During the campaign, Donald Trump promised to end political correctness on college campuses. He might want to add high school campuses, too.
According to a report from WABC, the Wall Township High School in New Jersey censored a number of Trump t-shirts and slogans in its annual yearbook. This dismayed many Trump supporting students who were eager to show pride in the president.
Wyatt Dobrovich-Fago, a junior student, noticed that the Donald Trump logo on sweater vest that he was wearing when his photo was taken was gone.
“Maybe they just cropped it out and it wasn’t something I should worry about, they just did it,” Wyatt told WABC.
However, it also happened to his younger sister, Montana, the freshman class president, who inserted a quote from Donald Trump as her yearbook quote.
“I like thinking big, if you’re going to be thinking anything, you might as well think big. By Donald Trump,” Montana recalled.
Montana noted that the senior class president’s quote from Democratic President Franklin D. Roosevelt made it into the yearbook, however, hers did not.
“I sent it in on time, everything was good, and it wasn’t there,” Montana said.
A third student, Grant Berardo, couldn’t vote for Trump in November, but wore a navy blue “Make America Great Again” shirt. The logo was edited out as well.
“I sent it to my mom and dad, just like, ‘You won’t believe this.’ I was just overall disappointed,” Grant said to Asbury Park Press. “I like Trump, but it’s history too. Wearing that shirt memorializes the time.”
Grant’s father, Joe Berardo, accused the school of censorship and demanded a reprint.
“I want all the yearbooks reissued. Everybody gets a brand-new yearbook,” Berardo told the New York Post. “And I want a letter from the administration explaining why the yearbooks are being reissued, and it should be used as a teaching moment related to the First Amendment in civil discourse.”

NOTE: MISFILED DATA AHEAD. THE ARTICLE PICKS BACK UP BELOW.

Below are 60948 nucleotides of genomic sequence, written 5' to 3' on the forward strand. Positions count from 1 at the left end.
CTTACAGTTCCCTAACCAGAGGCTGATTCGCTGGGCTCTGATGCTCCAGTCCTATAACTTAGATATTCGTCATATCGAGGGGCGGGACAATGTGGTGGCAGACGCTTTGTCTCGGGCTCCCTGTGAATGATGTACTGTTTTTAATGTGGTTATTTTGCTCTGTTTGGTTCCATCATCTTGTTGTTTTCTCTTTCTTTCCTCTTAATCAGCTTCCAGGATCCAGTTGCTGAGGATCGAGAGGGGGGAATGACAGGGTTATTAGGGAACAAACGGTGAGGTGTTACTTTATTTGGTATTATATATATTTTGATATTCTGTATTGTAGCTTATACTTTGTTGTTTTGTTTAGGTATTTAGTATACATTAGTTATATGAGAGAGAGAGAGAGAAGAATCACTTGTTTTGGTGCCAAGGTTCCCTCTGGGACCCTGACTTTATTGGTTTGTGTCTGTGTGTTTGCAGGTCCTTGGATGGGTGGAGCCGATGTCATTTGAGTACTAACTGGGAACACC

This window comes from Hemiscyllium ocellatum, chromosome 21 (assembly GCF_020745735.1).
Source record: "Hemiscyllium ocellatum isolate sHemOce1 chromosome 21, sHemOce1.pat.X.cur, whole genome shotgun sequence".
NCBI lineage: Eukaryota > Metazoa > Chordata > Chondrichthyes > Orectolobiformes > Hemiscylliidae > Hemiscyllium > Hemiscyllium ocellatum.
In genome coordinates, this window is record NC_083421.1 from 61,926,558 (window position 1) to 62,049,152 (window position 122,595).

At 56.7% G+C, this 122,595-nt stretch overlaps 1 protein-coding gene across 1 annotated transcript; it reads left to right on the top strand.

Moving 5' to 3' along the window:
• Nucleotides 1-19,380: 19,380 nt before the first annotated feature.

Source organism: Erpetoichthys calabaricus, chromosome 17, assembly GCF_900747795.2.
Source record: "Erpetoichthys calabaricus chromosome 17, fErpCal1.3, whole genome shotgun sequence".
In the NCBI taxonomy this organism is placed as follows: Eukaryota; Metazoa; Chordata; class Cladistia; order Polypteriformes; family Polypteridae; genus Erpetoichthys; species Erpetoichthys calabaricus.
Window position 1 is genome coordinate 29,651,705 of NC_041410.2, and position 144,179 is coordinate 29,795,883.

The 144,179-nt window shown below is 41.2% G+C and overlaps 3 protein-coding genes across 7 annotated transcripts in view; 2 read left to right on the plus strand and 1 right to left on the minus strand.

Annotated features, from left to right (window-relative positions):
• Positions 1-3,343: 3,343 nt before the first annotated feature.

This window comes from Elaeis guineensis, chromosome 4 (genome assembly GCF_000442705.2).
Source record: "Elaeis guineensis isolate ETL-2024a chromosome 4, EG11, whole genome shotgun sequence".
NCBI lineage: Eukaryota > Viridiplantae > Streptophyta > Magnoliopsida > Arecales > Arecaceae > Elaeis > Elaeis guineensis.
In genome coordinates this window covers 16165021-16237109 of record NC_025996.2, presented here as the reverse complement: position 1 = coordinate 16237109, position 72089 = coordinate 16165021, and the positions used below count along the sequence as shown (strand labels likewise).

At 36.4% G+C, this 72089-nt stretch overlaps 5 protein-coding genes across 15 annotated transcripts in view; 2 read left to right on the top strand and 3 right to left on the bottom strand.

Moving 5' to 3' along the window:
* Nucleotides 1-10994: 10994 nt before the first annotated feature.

Berardo noted that he saw Obama as well as Reagan-Bush shirts in previous yearbooks that weren’t censored, and was deeply disappointed that the yearbook committee decided to make a political stand now.
“I don’t think there was a deep-seated plot here, but I think there’s a yearbook committee and a yearbook adviser, and somewhere in the mix someone or several people decided to censor three students,” Berardo said. “The fact that the committee found it OK to censor the president’s name or anything that wasn’t offensive is just wrong.”
Cheryl Dyer, the school’s superintendent who is currently investigating the matter, is perplexed as well. She wrote to parents saying that wearing a Trump-themed garment doesn’t violate any dress code.
“The allegations are disturbing, and any inappropriate challenge to these principles will be rectified as swiftly and thoroughly as possible,” Dyer told New Jersey 101.5 in an email, noting that it’s reasonable to assume that pages are edited before the administration is able to view them. “Indeed, the administration applauds students for becoming involved in politics, making their voices known, and taking an active part in our democracy.”